Certification values decline in the marketplace for a number of obvious and not-so-obvious reasons.
Pay premiums diminish as certifications expire, are retired, or as technology evolves, and they’re replaced with more appropriate certifications. Since certifications have traditionally been attached to infrastructure tech (networking, systems, security) they have natural market pay volatility: nearly 17 percent per calendar quarter in the past four years. Volatility measures the percent of total certs that reported that change value every three months.
There also are certifications for architecture and for processes such as project management, frameworks and methodologies; as a group, they earn the highest average premiums among all categories reported, but they have their non-certified skill counterparts. This subjects them to pay erosion as employers feel more confident measuring talent in these disciplines based on work experience, especially at intermediate and advanced certification levels.
Non-certified skills can be found in far greater numbers than certifications in other segments such as programming and applications development, web, and database. Again, employers devise their own ways to judge proficiency in these areas; for example, coding tests, evaluating past work experience, references, and trial-to-hire employment. They drive down certification values by building their own robust internal training and development program, in effect devising their own certification programs.
There also remains a lingering bias that passing a proctored exam does not necessarily confer onto the test-taker an expertise in a subject, especially in cases when the pass rate entails getting only 70 percent of answers correct. Adding a laboratory requirement only works if the lab is a sufficient test of a candidate’s capabilities in the real world.
But, in a counterintuitive twist, cash market value can be a victim of a certification’s success. As interest in a certification escalates and more people attain the certification, the gap between supply and demand for the certification narrows, driving down its price as the laws of scarcity would dictate. This has been documented in the case of hundreds of certifications over the almost two decades of Foote Partners tracking and reporting cash pay premiums. The media rarely recognizes this contradiction in its reporting.
Perhaps the most common reason for certification values falling is a fundamental weakness that persists in the certification industry: a vast number of popular tech skills simply do not have a certification associated with them. No vendor owns the particular tech with products that are supported by certification training necessary to ensure sales and upgrade investments.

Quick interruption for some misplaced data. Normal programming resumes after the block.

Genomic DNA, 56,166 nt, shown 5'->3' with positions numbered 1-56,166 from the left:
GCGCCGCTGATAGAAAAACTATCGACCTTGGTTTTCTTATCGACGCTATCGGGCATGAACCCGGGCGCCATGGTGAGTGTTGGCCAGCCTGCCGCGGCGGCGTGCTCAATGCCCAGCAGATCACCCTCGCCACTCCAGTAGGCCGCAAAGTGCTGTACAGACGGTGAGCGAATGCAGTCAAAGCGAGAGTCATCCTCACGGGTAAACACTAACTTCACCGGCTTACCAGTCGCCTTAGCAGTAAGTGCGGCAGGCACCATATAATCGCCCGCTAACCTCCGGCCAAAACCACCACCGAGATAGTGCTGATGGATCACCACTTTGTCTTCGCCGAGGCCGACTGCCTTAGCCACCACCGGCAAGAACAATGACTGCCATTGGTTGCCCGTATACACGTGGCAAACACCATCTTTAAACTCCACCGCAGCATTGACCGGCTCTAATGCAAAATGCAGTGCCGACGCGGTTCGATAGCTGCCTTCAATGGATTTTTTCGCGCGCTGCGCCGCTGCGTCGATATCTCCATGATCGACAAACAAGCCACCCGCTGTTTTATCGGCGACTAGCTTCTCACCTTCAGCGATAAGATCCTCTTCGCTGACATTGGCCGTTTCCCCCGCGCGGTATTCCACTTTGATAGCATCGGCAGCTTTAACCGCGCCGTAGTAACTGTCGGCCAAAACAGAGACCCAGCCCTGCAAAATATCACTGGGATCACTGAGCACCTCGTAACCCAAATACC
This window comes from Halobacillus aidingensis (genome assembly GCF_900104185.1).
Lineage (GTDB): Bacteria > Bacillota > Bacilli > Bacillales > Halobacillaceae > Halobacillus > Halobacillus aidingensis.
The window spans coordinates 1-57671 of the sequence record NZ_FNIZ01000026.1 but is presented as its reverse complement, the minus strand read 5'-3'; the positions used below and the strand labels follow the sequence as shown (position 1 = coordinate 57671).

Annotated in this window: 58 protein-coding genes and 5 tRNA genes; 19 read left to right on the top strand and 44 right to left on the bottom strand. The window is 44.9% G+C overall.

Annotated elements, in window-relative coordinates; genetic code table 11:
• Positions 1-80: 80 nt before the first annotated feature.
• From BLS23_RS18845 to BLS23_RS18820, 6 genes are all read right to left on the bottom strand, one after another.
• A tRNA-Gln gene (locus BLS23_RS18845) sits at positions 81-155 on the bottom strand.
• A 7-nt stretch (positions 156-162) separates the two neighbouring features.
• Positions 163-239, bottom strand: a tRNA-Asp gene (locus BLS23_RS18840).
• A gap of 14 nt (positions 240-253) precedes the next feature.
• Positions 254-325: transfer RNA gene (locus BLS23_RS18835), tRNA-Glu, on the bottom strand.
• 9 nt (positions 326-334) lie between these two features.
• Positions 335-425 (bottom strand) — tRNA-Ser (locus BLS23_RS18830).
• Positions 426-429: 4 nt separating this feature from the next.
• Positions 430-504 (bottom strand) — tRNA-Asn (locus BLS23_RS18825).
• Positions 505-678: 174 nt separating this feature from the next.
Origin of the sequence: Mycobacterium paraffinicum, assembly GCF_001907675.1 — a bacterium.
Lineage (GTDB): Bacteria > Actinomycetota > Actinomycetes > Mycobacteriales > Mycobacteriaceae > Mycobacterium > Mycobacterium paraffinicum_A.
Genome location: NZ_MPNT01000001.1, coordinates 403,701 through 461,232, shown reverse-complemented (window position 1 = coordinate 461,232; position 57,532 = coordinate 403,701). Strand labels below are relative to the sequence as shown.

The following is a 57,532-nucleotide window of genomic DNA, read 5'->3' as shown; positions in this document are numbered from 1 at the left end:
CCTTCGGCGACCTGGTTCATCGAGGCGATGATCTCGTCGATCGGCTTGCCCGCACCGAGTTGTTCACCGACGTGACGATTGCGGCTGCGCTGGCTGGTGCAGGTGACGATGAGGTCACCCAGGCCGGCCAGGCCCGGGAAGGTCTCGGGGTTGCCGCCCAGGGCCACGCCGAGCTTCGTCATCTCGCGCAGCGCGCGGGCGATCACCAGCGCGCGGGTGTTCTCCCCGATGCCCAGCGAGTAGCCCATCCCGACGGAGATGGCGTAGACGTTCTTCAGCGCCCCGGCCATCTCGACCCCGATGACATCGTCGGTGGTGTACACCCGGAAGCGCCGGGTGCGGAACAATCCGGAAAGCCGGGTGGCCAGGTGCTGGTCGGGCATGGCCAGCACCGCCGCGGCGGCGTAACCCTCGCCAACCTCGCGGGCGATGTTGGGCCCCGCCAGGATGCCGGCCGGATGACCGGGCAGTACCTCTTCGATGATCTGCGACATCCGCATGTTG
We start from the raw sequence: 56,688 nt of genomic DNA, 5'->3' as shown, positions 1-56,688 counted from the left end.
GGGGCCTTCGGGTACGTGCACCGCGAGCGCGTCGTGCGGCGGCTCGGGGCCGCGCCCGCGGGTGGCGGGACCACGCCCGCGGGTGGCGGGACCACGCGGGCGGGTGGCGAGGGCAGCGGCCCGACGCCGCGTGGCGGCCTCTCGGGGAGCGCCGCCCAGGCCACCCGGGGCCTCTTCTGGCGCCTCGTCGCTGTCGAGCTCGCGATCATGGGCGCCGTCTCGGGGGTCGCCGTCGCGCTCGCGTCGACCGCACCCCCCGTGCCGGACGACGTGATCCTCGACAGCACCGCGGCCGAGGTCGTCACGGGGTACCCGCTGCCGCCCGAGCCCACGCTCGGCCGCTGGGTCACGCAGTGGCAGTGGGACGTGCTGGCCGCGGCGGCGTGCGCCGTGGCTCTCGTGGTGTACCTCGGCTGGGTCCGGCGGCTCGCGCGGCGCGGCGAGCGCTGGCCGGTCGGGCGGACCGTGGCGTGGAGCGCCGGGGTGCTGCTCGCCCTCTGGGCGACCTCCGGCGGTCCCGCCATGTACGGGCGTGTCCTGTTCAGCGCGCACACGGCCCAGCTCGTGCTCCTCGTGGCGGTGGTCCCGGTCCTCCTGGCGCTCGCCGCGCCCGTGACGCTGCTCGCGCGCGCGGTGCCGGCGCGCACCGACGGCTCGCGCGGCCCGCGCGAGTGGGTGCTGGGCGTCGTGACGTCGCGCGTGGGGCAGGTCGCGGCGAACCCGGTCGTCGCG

And what about so-called soft skills? Employers often are just as willing to recognize their value with pay premiums both inside and outside of salary, especially if they are combined with hard tech skills and industry, domain, or customer knowledge and experience.
Author’s note: For more information on certification market value in 2018, view this news release summarizing our latest IT Skills Demand and Pay Trends Report.
Editor’s note: The ISACA Now blog occasionally highlights the impact ISACA certifications have in the evolving business landscape, as well as how certifications have impacted individual members of the ISACA professional community. Today, we profile Marco Schulz, CISM, CISA, CGEIT, CEO at marconcert GmbH (Germany). For more information on ISACA certifications, visit www.isaca.org/certification.
ISACA Now: What motivated you to pursue your CISA certification?
As a CISO, I was subject to internal and external reviews for many years and impressed by the instincts of some natural-born auditors. When I took a new supervisory role, I had to conduct on-site audits of subsidiaries around the globe and I suspected I needed to learn some basics before comfortably leading bigger audit engagements. Oh, and there was still some space left next to the CISM on my business card.